First and foremost, There’s a web site called Fake Music Generator, at http://www.fakemusicgenerator.com/
Which uses a computer algorithm to dynamically generate albums complete with songs and cover art.
Here’s an example:
So today, I saw an article on Mental Floss which posted the ‘discovery’ that ‘musicians’ are embedding photos in the songs. Now it’s my belief that there’s much more than this getting embedded, computer programs, messages, and the like. you just gotta know what to look for and how to pull it out.
In any case. They listed an example., Where the music contains images of cats embedded in the spectral diagram – by a group they referred to on last.fm as “The Venetian Snares”, the title of the song – “A Song About My Cats”….
So I went to take a look at the band on last.fm, and lo and behold what do I see?
Shitpoor Artwork which mysteriously resembles the autogenerated art on the web site fakemusicgenerator.com, and weird song titles which have the same exact pattern.
And on top of that, bizarre looking titles of the songs with patterns once again resembling the same patterns as seen on fakemusicgenerator.com.
Now this is NOT to say that last.fm has legitimate music, which it most certainly does with Coldplay and the like. But my question is: how can Last.Fm distinguish content like this from the real gems? That’s a bitch of a question. I mean, I spotted the similarity immediately to the fakemusicgeneration, but how do you build in the likeness detection in an automated way?
And in any case. Has the internet gone collectively braindead?
First off, isn’t it obvious that the music was autogenerated with the weird nature to it?
Second, this ‘finding’ details HOW that autogeneration works, thus asserting my initial suspicions. By taking imagery, or set of imagery, translating the images from a spectral graph to chords, viola – you got a song.
As for the numbers on last.fm and #s of sales. I call bullshit. claims of popularity does nothing to describe actual popularity. You should have learned this lesson from Youtube.
In any case. The article asserted my suspicions that the autogeneration has something ‘underneath’ it, this merely validates it!
Now I want to know – where can I get ahold of this music generation?
And I suspect Hoillywood has one for movie generation too, with it’s ‘formulaic approach’
Now my question is – how do we ‘weed out’ autogenerated content from cluttering up and confusing legitimate sales channels? It creates noise and confusion.
That is: There MUST be a way to segment and reward users for reviewing autogenerated content that are segmented from traditional sales channels (not to say there’s not potential gems to be found) – this declutters the traditional sales channel and also allows us to ‘browse’ without spending all day browsing trying to figure out the crap from the creme.. .
Thank you, Mental Floss, for this find!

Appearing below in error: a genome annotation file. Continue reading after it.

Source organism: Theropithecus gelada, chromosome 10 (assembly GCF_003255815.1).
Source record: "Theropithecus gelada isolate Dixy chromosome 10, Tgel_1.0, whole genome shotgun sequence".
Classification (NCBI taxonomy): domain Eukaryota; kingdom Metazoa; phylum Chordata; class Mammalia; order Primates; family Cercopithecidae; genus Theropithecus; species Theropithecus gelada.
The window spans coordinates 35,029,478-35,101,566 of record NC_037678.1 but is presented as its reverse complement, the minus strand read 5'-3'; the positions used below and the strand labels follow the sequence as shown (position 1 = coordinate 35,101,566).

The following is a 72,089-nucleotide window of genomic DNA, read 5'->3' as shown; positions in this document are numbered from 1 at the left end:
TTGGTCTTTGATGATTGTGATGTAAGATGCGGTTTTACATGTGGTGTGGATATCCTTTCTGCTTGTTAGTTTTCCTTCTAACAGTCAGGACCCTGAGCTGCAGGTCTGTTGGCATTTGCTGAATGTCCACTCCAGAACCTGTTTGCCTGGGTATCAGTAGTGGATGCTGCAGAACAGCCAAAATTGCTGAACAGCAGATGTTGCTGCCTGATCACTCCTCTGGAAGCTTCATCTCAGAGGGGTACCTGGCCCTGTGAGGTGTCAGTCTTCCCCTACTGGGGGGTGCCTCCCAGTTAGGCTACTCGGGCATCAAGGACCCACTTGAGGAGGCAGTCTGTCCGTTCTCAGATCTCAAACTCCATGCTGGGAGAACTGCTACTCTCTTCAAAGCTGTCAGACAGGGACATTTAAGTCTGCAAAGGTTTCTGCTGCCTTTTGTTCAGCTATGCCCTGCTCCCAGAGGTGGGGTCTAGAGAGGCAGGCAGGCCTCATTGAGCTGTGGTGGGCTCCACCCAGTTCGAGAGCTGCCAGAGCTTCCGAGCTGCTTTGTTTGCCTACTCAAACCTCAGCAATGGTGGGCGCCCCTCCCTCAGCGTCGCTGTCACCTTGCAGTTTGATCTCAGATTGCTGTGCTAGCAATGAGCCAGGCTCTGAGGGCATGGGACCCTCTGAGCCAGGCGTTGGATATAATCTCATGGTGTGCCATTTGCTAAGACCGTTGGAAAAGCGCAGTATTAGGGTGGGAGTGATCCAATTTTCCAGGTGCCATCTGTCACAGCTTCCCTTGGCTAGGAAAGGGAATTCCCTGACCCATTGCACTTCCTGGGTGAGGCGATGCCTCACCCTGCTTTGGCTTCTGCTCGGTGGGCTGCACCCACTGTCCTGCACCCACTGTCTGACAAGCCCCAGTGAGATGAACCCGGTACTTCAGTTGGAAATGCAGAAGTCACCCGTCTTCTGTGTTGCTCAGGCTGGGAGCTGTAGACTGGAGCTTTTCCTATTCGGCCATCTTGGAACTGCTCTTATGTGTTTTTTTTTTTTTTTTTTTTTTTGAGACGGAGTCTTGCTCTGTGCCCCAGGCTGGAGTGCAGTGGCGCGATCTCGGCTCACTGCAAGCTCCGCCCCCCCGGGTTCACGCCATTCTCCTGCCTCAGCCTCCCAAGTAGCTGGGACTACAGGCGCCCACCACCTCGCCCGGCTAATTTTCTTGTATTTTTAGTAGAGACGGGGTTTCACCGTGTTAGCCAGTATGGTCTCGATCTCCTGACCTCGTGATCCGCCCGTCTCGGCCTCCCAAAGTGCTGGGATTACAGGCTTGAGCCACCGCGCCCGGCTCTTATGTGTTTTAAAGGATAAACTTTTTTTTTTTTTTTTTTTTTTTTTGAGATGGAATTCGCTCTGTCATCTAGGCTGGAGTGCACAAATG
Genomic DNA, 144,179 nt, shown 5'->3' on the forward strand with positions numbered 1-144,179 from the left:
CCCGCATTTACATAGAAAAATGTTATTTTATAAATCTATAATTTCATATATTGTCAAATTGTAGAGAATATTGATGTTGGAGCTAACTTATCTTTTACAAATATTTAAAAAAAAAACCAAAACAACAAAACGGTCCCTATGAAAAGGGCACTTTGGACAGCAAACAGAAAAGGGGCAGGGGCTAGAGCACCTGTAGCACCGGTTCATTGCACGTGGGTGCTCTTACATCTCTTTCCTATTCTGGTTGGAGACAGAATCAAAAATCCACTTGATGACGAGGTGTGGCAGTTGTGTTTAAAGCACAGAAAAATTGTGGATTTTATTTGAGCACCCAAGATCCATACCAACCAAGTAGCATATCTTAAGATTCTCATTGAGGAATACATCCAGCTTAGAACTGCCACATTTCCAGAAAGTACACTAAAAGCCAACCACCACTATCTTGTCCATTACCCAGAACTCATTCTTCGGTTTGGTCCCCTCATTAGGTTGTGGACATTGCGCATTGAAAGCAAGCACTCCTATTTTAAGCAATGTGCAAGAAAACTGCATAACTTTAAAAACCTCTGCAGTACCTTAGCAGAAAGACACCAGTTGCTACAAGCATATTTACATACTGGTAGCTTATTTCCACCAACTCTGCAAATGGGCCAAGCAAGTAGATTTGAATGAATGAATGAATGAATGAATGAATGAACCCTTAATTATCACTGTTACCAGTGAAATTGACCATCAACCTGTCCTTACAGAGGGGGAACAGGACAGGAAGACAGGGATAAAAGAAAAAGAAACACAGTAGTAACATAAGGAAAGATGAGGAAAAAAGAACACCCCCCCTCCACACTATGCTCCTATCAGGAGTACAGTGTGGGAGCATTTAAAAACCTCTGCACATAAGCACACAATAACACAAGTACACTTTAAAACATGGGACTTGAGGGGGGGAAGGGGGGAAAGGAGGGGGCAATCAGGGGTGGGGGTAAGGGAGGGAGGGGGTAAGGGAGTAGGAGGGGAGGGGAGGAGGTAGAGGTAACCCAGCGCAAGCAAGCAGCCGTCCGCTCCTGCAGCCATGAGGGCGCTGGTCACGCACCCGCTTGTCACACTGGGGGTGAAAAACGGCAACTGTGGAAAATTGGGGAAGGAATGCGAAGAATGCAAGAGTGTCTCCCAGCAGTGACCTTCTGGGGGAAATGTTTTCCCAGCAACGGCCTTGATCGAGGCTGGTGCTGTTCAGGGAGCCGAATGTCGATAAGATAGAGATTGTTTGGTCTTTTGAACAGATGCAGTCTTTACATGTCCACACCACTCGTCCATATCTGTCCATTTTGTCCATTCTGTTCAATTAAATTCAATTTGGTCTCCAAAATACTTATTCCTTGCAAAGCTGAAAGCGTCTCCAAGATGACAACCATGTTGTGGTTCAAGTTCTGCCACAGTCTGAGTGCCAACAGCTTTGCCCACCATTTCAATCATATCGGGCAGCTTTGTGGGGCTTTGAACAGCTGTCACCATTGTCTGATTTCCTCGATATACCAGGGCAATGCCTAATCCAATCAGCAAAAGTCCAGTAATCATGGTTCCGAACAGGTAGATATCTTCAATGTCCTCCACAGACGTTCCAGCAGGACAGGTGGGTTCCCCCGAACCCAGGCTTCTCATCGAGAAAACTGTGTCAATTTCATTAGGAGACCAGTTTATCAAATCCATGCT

Have you ever listened to a song and felt like the music was painting a picture in your mind, or sending you a secret message? Oddly enough, that might not have been your brain playing tricks on you. Artists often include things like Morse code or manipulated sound bites in their music, adding interesting extra layers and producing “secret messages.” But some synthesizer artists, like Venetian Snares, use computer programs to convert images into sound—and then put those sounds in their songs. A track from one of his albums, “Songs About My Cats,” when analyzed with a computer program, produces sound waves that look like cats, like this:
This is a “spectrogram,” and it is a frequency (kHz)-time analysis of sound instead of the typical, spiky-looking decibel (dB)-time analyses you’re used to seeing on your music player’s equalizer.
Online images and videos of the spectrogram of Venetian Snares’ song “Look” abound, but other works by other artists—like Aphex Twin—are out there, too. Perhaps the most famous of spectrogram pictures is the “Demon Face,” found in Aphex Twin’s “[Formula].”
This picture isn’t actually a demon—it’s an image of Richard David James, the man behind Aphex Twin—but it’s still really creepy, and a perfect enhancement to the song (not to mention a gift to inquisitive fans).
You might wonder if these works of sound-art are photoshopped. You can test it yourself. We used two free programs—an image-audio encoder and an audio editor—and copies of both the song “Look” and a Microsoft Paint™ drawing of a smiley face.
We recorded a sound and analyzed it. We used a binaural beat (two sine wave sounds between 0 and 1000 Hz that are less than 30 Hz apart), which creates a vibrating, headache-inducing sensation in the ears, to get the image below.
Next, we imported Venetian Snares’ song “Look” and turned that into a spectrogram. Even with the quality of the free software, you can still make out what appear to be several cats’ heads.
But are we seeing the cats’ heads in those sound waves because we expect to see them? As a final test, we imported a smiley face from MS Paint into the image-sound encoder. This encoding software takes the image data and turns it into sound data.
After the program was done converting, we took the resulting .WAV sound file and imported that into the audio software, and analyzed it. Lo and behold! The unmanipulated result: Not a bad-looking smiley face, if we do say so ourselves.
Even with simple software, these proof-of-concept tests show that not only are the two well-known and highly circulated spectrograms of Venetian Snares and Aphex Twin songs real, but they can be encoded and decoded back and forth. And, anyone with a computer—and good anti-virus software (just a heads-up)—can make wildly-colored sound art. One tip, though: Don’t listen to the sound files—unless you just enjoy weird, dial-tone-like static sounds.